The 'Survival Selfie'

Sometimes, a self-taken photo can double as proof of life. 
Instagram

Why do people take selfies? You could say it's because of narcissism. You could also say it's because of insecurity. You could also say it's because of fun and whimsy and anyway let's not overthink it because selfies have actually been around since pretty much man first put paint to cave and we've been doing pretty well so far.

Another theory of the selfie, though, is that they have very little to do with the specific psychologies of their photographers/subjects ... and more to do with the general ones. Selfies are, at their core, an extremely effective way to prove that we humans exist. They don't just validate us, individually; they validate our lives, collectively. Selfie, therefore we are. It's the photographic equivalent of the "Whew! We made it!" that emerges after a scary airplane descent and then a safe landing.

If you buy that theory, then the Instagram above—a classic mirror selfie, shot and posted to Instagram this morning—is its apotheosis. It was taken by one of the victims of this morning's mass stabbing at the Franklin Regional High School in Murrysville, Pennsylvania. He wears a hospital gown and a bandaged wound. "Chillin at Children's," the caption reads.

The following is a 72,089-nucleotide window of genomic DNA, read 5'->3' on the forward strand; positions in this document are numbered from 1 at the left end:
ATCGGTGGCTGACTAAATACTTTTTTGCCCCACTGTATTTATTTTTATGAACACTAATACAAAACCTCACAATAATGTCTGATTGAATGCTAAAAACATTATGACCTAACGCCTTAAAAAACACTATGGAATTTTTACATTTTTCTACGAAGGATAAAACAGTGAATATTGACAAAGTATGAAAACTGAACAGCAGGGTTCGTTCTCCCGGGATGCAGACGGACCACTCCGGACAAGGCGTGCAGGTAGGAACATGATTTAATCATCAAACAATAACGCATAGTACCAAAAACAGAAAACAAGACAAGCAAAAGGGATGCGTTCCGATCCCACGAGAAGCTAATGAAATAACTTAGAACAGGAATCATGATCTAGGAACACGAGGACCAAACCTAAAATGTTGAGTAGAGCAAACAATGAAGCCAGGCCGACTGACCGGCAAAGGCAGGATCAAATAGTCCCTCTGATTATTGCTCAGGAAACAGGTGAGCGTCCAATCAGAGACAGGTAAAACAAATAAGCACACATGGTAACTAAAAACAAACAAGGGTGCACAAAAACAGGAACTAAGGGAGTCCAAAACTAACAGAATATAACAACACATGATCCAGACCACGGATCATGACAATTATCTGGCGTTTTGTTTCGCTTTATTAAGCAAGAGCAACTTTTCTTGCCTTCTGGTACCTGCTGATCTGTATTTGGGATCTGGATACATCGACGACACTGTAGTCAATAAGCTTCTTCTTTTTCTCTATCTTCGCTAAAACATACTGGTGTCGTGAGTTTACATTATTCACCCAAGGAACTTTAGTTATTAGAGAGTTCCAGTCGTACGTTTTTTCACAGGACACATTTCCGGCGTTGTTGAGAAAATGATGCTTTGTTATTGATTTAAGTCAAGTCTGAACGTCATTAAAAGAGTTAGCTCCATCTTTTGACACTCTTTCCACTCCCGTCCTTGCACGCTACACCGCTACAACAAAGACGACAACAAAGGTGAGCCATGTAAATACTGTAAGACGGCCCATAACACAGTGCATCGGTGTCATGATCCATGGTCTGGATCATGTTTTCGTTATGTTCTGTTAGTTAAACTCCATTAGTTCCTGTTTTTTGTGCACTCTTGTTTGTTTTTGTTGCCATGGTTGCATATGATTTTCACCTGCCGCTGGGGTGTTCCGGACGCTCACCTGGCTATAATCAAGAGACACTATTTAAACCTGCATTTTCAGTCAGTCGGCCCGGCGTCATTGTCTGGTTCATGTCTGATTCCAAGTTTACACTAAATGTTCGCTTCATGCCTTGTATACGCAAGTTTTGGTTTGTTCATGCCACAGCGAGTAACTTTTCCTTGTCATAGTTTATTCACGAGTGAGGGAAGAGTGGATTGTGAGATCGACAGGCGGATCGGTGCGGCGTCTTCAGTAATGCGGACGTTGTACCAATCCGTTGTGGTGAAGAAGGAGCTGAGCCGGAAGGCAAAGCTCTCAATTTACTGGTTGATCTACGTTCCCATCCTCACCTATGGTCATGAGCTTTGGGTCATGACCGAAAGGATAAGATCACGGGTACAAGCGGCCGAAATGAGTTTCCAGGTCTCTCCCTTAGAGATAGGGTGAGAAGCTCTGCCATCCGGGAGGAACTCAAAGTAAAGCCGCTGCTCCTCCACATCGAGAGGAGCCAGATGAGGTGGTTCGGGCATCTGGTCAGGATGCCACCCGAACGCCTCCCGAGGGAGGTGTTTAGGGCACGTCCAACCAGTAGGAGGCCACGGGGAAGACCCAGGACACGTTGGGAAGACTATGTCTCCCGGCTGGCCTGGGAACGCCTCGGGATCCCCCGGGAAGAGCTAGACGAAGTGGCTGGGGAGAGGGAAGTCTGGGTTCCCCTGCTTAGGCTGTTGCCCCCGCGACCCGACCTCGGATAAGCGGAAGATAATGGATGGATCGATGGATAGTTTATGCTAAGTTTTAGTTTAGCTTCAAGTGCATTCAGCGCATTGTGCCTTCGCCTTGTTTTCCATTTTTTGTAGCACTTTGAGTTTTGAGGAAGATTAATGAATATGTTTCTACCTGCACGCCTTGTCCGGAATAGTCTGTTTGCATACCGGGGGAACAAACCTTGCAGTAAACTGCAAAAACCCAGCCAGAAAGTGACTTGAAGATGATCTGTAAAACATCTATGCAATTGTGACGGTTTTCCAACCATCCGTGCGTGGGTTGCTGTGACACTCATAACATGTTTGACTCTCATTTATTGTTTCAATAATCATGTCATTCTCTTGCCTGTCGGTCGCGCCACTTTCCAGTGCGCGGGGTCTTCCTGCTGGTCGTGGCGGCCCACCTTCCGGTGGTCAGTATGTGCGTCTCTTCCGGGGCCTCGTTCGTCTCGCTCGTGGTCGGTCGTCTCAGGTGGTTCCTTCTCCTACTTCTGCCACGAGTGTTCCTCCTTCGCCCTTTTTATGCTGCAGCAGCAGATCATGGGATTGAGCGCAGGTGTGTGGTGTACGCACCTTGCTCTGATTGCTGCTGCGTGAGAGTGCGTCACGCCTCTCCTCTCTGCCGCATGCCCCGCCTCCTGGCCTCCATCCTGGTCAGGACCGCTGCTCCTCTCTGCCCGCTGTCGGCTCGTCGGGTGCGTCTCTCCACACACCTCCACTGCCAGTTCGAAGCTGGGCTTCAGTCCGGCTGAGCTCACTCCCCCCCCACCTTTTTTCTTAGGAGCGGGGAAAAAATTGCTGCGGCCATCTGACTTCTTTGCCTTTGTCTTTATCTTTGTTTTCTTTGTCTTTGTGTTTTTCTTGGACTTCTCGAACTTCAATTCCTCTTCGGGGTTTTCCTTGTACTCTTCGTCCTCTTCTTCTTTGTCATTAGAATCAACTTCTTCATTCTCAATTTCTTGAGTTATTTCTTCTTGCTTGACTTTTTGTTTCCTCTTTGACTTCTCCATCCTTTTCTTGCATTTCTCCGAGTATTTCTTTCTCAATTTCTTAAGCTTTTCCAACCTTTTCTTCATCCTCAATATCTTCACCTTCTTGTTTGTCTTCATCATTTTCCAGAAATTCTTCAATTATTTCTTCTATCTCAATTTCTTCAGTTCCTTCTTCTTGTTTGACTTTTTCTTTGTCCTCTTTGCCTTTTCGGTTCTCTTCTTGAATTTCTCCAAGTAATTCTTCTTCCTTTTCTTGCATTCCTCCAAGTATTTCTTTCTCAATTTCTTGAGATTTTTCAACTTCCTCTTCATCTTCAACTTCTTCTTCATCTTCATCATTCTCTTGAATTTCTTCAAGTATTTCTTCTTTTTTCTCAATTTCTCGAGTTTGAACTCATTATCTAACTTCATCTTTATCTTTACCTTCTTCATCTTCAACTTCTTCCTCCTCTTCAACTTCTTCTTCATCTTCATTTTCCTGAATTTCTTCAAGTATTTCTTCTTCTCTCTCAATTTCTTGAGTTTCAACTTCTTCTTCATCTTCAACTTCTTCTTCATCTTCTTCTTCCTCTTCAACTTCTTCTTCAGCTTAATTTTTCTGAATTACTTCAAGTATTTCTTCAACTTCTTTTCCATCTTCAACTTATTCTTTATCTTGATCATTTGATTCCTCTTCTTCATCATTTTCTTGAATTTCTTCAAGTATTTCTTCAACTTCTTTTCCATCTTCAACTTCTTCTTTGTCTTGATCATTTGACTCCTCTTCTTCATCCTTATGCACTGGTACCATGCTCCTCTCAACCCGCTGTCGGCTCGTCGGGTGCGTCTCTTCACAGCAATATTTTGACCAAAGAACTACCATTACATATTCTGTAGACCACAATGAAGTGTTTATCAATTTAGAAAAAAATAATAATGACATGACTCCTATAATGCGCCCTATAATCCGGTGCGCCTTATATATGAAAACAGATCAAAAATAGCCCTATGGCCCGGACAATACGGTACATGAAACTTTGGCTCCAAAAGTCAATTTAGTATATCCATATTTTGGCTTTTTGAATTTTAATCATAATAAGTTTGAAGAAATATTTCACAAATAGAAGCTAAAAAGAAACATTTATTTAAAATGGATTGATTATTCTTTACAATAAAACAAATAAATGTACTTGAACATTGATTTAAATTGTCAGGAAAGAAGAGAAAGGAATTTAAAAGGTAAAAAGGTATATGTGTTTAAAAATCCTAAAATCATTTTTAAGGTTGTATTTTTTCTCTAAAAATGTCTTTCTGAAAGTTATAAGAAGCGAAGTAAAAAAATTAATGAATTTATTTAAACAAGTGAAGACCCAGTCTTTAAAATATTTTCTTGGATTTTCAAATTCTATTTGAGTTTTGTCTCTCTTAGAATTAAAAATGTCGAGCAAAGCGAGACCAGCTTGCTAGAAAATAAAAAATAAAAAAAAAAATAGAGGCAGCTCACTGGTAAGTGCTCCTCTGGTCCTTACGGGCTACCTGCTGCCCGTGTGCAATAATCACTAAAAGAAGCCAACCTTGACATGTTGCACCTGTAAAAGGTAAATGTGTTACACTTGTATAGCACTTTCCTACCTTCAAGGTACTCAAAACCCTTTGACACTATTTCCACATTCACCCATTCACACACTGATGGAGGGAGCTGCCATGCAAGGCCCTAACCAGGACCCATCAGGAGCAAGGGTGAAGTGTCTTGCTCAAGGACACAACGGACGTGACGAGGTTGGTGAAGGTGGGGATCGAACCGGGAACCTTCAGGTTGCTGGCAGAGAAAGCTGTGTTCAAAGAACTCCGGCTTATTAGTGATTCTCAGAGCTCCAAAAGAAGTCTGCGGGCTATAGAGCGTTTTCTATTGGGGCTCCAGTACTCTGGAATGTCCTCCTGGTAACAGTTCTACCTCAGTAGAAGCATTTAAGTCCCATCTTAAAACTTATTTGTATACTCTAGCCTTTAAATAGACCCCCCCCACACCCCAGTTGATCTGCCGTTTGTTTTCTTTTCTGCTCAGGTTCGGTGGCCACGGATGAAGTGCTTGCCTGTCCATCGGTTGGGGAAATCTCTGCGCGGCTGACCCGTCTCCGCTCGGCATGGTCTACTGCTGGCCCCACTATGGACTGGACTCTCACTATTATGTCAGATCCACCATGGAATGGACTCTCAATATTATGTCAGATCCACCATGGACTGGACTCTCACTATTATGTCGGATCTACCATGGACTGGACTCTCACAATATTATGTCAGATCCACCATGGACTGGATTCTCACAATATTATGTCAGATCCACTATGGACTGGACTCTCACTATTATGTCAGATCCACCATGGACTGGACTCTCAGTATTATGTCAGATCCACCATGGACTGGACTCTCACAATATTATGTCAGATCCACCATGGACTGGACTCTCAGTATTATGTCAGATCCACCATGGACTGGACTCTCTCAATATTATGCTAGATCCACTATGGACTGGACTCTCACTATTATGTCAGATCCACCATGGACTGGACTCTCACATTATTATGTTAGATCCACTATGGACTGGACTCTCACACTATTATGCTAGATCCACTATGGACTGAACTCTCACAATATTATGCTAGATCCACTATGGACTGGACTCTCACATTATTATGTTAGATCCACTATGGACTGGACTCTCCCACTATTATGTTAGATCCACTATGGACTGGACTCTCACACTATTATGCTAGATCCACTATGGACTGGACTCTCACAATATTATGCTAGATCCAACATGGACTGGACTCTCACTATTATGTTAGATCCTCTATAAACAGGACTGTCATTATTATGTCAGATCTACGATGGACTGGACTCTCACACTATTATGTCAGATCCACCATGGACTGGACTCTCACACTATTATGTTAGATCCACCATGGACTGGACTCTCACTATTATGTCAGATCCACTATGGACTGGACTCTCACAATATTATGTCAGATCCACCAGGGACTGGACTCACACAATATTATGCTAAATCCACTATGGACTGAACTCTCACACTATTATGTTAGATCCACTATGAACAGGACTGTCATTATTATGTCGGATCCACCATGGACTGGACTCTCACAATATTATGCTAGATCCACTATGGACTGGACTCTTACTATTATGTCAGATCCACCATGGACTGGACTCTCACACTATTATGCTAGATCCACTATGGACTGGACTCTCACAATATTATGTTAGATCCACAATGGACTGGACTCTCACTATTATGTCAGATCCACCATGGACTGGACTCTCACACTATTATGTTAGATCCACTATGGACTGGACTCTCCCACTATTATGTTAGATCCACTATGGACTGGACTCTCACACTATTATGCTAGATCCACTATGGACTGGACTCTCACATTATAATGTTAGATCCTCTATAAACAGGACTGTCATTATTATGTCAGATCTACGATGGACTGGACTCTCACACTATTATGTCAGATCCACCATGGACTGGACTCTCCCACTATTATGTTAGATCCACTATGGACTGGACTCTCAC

The image has been liked, at this point, more than 2,000 times (which is notable in part because its poster is followed by just slightly more than 1,500 people). It's gotten more than 400 comments. And that's likely because it's a testament not to arrogance or narcissism or millennialism or any of that, but to something else entirely: survival. 

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Megan Garber is a staff writer at The Atlantic. She was formerly an assistant editor at the Nieman Journalism Lab, where she wrote about innovations in the media.

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